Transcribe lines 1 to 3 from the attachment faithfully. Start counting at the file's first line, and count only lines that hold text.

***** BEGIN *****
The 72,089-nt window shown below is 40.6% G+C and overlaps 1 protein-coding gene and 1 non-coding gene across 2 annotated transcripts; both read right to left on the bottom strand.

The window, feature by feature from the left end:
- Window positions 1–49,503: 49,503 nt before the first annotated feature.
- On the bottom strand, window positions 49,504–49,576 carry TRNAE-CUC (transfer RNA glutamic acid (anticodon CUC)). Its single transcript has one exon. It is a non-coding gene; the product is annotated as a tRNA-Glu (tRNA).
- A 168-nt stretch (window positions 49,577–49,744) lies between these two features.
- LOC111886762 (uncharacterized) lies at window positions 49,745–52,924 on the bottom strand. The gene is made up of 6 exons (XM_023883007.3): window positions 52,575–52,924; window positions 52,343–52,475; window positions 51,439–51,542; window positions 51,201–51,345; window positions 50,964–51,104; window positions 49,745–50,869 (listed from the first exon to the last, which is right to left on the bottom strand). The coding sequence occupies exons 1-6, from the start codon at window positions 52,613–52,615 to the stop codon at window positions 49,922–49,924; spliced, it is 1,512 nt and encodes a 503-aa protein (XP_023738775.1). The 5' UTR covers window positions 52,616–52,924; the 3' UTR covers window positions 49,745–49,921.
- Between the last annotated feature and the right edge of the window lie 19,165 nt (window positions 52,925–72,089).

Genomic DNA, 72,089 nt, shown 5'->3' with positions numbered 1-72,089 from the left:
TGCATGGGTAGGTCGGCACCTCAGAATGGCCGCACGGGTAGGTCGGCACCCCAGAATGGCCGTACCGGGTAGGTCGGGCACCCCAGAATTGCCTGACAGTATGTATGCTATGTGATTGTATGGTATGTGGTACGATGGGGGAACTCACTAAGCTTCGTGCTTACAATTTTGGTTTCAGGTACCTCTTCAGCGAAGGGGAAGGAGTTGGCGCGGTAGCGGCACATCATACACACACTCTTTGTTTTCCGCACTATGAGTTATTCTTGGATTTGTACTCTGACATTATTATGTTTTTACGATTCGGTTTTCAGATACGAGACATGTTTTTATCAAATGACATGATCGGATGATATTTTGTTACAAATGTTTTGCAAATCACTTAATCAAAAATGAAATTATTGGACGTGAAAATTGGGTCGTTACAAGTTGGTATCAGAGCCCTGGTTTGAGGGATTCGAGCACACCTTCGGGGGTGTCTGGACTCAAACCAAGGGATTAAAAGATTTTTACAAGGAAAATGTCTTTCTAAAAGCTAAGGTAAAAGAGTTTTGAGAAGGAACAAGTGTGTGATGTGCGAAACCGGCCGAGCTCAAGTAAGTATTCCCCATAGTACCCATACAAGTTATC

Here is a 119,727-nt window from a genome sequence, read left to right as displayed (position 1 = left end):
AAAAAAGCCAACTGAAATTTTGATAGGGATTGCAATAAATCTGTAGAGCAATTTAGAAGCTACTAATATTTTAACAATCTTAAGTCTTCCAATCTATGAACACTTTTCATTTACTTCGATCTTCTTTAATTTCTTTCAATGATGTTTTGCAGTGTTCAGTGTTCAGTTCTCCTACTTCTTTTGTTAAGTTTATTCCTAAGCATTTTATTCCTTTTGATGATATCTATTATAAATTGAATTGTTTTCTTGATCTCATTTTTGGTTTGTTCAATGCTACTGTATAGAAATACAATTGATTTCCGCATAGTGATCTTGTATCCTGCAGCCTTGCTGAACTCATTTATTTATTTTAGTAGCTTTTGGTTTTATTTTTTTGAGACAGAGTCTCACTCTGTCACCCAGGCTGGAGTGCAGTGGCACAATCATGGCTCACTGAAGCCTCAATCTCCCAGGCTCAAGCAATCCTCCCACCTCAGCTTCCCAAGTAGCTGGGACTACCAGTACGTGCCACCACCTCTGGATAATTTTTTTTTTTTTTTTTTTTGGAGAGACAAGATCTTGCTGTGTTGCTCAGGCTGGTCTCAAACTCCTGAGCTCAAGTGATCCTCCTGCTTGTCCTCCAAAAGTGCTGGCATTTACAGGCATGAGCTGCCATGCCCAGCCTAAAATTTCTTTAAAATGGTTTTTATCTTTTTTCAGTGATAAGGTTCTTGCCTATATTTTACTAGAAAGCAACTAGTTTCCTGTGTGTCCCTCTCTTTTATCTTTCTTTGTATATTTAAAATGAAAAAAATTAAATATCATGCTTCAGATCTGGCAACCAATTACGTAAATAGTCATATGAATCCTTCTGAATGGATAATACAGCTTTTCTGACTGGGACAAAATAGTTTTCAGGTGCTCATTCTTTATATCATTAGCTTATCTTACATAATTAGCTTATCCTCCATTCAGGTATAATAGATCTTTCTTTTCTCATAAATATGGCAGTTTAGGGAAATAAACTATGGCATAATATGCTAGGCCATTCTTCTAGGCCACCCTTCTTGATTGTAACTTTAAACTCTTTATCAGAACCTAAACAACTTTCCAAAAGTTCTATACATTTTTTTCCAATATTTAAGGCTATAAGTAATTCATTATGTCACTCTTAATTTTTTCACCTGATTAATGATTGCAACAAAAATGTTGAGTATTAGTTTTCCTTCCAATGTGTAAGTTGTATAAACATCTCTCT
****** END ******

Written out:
The 72,089-nt window shown below is 40.6% G+C and overlaps 1 protein-coding gene and 1 non-coding gene across 2 annotated transcripts; both read right to left on the bottom strand.

The window, feature by feature from the left end:
- Window positions 1–49,503: 49,503 nt before the first annotated feature.